Boyle, Elizabeth. This Rake of Mine. New York: Avon Books, 2005.
Mass Market Paperback | $6.99 USD | ISBN-13: 978-0060783990 | 384 pages | Regency Romance
I heard more than one friend praise the Bachelor Chronicles, so of course, since I was reading Elizabeth Boyle anyway, I picked up this book, skipping Something About Emmaline, which I wasn’t able to find, with the assurance that there wasn’t that important to read to enjoy the series.
And while I do still think Elizabeth Boyle is a fantastic writer, this is yet another book with its strengths and weaknesses. And unfortunately, the weakness is again the romance, as has been the case with some of the others I’ve read. Both Miranda and Jack are sympathetic characters: Miranda is admirable for her strength of character, enduring ruin in the eyes of not only society, but her own family, the latter of whom actually declares her dead; Jack is completely different from the heartless rake I went into the book expecting, as he tried to do the right thing, and worked to atone for his mistakes when he though Miranda lost to him the first time around. But there is no “spark” between them, and any lingering feelings they are said to have for one another are stated, but aren’t backed up by any chemistry between them.
However, other aspects of this book were charming and made it engaging. The supporting cast were delightfully funny, if a bit out there at times. The story also has a sometimes Gothic tone, with a mystery as to the goings-on around the castle, and with an action-packed climax, which were also quite enjoyable. While I didn’t think this was the best book on its own, I do look forward to some of the future books and seeing more of these characters.
Boyle, Elizabeth. Tempted by the Night. New York: Avon Books, 2008.
Paperback | $6.99 USD | ISBN-13: 978-0-06-137322-0 | 272 pages | Historical Romance
Tempted by the Night is a much more interesting book than its predecessor, His Mistress by Morning. There was much more chemistry between the the leads, Hermione and Rockhurst, although I can’t say that this was my favorite element of the book, as like the prior one, there is a magical element that separates them in a way for most of the book, plus he didn’t even notice her at the beginning of the book, despite her being in love with him. And while I found Rockhurst a noble hero with a rakish cover, as the blurb promises, I did find some of Hermione’s behavior a bit irrational at times,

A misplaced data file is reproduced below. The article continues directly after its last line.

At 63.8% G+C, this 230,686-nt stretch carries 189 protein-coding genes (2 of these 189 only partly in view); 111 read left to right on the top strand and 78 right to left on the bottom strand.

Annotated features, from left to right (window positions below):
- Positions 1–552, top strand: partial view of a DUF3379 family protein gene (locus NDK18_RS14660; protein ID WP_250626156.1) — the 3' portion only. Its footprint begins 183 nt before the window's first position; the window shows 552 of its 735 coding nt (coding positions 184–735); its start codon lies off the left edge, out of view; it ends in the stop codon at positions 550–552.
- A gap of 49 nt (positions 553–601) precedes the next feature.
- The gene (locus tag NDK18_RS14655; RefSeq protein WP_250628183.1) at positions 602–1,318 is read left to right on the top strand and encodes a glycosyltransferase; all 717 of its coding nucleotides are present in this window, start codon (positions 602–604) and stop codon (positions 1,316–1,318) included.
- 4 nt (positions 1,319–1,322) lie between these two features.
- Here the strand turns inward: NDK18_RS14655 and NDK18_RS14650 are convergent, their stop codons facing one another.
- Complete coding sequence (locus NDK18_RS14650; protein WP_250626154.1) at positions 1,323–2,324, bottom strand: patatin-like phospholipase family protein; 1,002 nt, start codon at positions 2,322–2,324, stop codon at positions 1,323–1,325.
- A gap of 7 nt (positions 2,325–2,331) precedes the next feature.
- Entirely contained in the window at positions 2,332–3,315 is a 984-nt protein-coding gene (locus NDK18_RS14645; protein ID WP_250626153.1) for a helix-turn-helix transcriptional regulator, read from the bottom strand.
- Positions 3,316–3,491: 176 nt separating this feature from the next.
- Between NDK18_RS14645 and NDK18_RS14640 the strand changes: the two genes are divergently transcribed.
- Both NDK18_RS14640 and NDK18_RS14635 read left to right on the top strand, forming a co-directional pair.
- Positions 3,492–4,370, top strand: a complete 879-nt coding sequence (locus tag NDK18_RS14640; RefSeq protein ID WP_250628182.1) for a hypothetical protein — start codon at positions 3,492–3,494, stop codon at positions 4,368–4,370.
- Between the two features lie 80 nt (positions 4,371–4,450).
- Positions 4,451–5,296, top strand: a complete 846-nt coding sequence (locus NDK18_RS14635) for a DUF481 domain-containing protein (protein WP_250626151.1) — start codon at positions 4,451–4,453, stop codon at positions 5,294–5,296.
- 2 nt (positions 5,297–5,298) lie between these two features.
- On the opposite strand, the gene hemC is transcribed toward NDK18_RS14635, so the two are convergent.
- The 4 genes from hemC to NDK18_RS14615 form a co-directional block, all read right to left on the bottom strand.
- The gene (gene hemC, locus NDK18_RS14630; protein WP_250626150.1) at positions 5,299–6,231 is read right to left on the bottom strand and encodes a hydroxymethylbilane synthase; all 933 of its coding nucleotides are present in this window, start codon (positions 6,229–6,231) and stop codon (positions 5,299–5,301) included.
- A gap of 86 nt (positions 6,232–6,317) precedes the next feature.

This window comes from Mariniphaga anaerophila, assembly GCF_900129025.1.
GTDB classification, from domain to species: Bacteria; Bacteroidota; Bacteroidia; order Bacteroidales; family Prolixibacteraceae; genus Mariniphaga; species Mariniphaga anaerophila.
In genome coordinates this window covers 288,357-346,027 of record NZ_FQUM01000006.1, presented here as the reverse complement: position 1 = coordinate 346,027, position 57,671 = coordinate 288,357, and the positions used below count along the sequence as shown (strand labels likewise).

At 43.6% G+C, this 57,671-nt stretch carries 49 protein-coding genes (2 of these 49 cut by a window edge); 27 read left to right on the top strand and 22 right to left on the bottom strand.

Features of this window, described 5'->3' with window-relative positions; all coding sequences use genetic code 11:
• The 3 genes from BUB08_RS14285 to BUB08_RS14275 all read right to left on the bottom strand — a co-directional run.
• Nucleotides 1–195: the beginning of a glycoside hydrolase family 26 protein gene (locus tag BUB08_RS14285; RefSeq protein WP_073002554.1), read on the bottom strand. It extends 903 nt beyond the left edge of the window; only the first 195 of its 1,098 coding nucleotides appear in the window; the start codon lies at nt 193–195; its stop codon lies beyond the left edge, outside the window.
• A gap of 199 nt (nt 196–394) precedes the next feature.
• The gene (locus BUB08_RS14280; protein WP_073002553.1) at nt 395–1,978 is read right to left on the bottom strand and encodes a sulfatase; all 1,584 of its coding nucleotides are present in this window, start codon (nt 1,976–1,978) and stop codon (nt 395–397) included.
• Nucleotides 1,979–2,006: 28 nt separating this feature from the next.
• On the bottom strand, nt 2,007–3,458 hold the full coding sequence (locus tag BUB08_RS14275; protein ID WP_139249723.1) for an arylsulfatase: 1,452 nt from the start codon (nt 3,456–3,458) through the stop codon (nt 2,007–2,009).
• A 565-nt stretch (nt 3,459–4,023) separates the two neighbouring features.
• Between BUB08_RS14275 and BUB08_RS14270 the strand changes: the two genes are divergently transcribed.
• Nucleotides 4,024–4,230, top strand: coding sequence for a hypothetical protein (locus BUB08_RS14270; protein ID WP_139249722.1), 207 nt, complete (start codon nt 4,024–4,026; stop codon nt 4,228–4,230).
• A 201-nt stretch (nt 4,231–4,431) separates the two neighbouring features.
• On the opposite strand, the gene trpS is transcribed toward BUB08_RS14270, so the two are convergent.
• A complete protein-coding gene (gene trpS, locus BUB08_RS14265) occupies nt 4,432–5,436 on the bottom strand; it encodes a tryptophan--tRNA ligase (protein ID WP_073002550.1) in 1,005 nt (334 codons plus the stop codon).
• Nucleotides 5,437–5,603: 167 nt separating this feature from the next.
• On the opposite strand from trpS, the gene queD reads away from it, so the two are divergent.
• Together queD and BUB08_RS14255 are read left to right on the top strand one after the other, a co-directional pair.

However, I very much enjoyed the greater development put into the paranormal/fantasy elements, especially the lore for the different magical creatures introduced, like Melaphor and the Paratus. I also loved that this installment was much more high-action, with a lot more at risk, showing Boyle’s growing talent as a fantasy writer. And while I lament that this series has been discontinued, likely due to not being as popular as her straight Regencies, I do hope she will return to this world, or a world like it, someday in the future.
Boyle, Elizabeth. His Mistress by Morning. New York: Avon Books, 2006. ISBN-13: 978-0-06-078402-7. $6.99 USD.
I had read a handful of Elizabeth Boyle’s most recent books a while back, and recently found myself interested in further exploring her backlist, especially as I heard she wrote a few with paranormal elements. And while this one wasn’t one of her better books in terms of the romance, it wasn’t without its charms.
“Be careful what you wish for” is the message at the heart of many stories, but the concept is rare in Regencies, and was even more so at the time of this book’s publication over a decade ago. Thus, Boyle makes the concept her own, charting shy Charlotte’s growth into someone with more confidence in herself.
As such, I feel that it is a shame that Boyle tried to fit it into the conventional romance novel format, casting the largely uninspiring Lord Trent as the hero. While we do see that he and Charlotte do come together on a deeper level, prior to making her wish, he doesn’t even notice her, making it doubtful as to whether he truly loves her, or was influenced by fairy magic to love her in the end. Had this book continued on the trajectory it did for most of the book, with Charlotte growing as a person and perhaps finding someone who genuinely cares for her, it might have been a much more enjoyable book.